I’m Medicated And It’s Fantastic.

There are a thousand different ways to say this, but I don’t feel like being fancy so I’m just going to blurt it out … just like I did yesterday while attending a family barbecue.

I was standing in the middle of the kitchen with my cousin and my aunt, and I said (out of nowhere and completely unrelated to the conversation), “I’M MEDICATED AND IT’S FANTASTIC.”

I’m no stranger to anxiety, but I have noticed an uptick in recent months. I’d mention it to my husband, but he didn’t seem concerned. I was still functioning, still doing everything I’ve always done. He didn’t know that my chest was tight from the moment I woke up in the morning, until long after the kids were in bed. He didn’t know what it was like to be me … because he isn’t me.

And if he was me, I think we all know that he would probably just sit in one spot all day long and hold my/his boobs.

Then, I was surprised with some amazing news — we’re going to New York City next month to celebrate our 10-year wedding anniversary! I was so excited … until the worrying began. I can pinpoint the moment that it started — we were sitting on the couch, and Robbie showed me a video of the building we’re staying in. As the camera zoooooooooooomed up, panning the structure from bottom to top, I couldn’t breathe. The irrational thoughts were cutting off my air supply.

We haven’t flown together since our honeymoon. What if the plane crashes? What if there is a fire in the building where we are staying? WE HAVE THREE KIDS NOW. What would happen to them? We have nothing to pass on, they don’t have official Godparents. We are fucking terrible at adulting! Fucking terrible! WHO LET US BECOME ADULTS? WE ARE GOING TO CELEBRATE 10 YEARS OF MARRIAGE BY DYING A FIERY DEATH. I NEED A SHOT OF WHISKEY.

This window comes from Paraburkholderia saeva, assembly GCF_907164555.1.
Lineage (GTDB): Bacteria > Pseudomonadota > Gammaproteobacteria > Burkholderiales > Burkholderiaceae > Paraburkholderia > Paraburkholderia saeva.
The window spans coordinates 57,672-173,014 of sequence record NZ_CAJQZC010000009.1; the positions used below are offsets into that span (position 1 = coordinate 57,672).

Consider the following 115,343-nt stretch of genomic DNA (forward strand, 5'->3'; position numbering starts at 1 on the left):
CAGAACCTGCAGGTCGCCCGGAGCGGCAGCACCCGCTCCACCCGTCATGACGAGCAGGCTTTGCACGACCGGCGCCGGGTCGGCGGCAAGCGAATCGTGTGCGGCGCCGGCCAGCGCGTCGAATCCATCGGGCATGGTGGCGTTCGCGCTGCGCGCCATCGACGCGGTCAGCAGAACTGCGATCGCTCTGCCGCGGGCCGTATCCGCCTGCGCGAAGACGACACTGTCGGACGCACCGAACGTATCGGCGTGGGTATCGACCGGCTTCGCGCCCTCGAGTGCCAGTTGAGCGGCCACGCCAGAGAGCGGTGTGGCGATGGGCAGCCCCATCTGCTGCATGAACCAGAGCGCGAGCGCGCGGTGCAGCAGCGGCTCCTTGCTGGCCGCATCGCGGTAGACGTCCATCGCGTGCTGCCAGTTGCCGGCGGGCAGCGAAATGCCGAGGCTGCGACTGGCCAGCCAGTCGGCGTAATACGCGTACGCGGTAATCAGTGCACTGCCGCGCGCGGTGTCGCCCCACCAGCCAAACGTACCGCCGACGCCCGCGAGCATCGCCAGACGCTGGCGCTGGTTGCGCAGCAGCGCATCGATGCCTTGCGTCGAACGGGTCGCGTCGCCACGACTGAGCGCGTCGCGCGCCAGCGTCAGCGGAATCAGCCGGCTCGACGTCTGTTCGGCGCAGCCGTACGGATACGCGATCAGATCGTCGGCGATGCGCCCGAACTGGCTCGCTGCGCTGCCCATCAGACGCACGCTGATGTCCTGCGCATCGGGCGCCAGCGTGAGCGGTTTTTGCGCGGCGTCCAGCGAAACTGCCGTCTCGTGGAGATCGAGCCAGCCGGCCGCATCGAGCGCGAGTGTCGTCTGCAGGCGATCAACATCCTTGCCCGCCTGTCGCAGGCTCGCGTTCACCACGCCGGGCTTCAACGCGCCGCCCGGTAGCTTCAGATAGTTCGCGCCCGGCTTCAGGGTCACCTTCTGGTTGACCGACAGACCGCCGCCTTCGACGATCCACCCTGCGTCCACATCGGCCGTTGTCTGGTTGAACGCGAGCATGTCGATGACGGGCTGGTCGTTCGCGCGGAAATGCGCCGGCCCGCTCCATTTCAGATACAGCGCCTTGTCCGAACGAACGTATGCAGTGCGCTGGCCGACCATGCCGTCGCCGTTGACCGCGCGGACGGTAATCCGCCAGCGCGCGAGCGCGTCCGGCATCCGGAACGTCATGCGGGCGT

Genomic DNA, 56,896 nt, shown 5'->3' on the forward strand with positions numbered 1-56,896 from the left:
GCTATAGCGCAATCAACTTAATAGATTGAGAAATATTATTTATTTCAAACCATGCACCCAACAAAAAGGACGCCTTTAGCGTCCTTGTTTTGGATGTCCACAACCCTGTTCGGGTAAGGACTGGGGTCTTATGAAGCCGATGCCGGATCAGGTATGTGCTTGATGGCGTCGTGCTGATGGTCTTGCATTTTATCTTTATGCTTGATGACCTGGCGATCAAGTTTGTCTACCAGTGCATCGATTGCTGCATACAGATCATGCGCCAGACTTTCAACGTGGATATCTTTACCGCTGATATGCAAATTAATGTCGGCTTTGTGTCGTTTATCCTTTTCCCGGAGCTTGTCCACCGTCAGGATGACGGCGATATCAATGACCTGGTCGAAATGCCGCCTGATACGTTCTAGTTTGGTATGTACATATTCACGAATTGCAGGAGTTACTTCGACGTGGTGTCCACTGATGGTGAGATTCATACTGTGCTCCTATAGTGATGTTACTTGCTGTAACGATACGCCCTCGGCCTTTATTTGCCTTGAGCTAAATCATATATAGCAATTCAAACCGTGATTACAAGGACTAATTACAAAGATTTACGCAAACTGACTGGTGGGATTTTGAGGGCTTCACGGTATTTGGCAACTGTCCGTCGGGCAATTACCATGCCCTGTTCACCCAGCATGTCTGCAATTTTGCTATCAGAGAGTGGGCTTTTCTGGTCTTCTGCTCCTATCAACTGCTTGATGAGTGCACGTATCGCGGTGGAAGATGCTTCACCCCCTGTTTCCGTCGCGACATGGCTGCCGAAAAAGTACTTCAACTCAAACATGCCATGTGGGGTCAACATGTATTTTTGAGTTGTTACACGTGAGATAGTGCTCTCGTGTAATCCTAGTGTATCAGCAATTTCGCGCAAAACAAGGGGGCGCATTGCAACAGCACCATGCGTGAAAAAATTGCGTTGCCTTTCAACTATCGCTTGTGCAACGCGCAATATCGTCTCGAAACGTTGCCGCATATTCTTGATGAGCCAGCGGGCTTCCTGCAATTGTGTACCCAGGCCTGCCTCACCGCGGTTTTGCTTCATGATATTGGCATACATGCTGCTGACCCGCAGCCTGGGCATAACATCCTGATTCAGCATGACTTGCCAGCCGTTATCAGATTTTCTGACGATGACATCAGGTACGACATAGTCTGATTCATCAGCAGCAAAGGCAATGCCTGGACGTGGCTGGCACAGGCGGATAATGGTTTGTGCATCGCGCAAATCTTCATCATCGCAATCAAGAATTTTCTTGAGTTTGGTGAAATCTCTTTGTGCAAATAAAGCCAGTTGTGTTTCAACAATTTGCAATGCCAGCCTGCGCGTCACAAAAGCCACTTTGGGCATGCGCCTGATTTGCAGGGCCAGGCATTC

I can’t breathe. I can’t look. I think I’ll just double over.

Four days after that, my mother sat me down on that same couch and told me she has cancer.

This was when I realized I had a problem.

Before now, I have never had a need for a “primary care physician,” but I procured one immediately. I needed a pill or a therapist or possibly a tranquilizer dart. I sat quietly as the nurse took my blood pressure and asked me a series of questions:

Nurse: “Are you sexually active?”

Me: “Yes.”

Nurse: “Do you use protection?”

Me: “No.”


Nurse: “Do you drink alcohol?”


Nurse: “How much and what kind?”



My new doctor came in and we shook hands. She praised my self-awareness, coping mechanisms, and overall health. She informed me that I have Generalized Anxiety Disorder and prescribed me a pill that will help me get through this challenging time in my life. Then I mentioned my weight, which is up. She said, “Yeah, your Body Mass Index is high … but you know what? You don’t look fat, SO WHO CARES?!”

This solidified her spot as My Most Favorite Person Ever.

I have now fully embraced my medicated state. I honestly can’t recall the last time I felt this calm and relaxed, while at the same time being sober. I’m not bothered by the little things, so I can focus on the big things with calmness and clarity.

This must be what it feels like to be my husband.

Today, instead of running around in a panic, picking up toys and cleaning already-clean surfaces, I cuddled and played with my kids.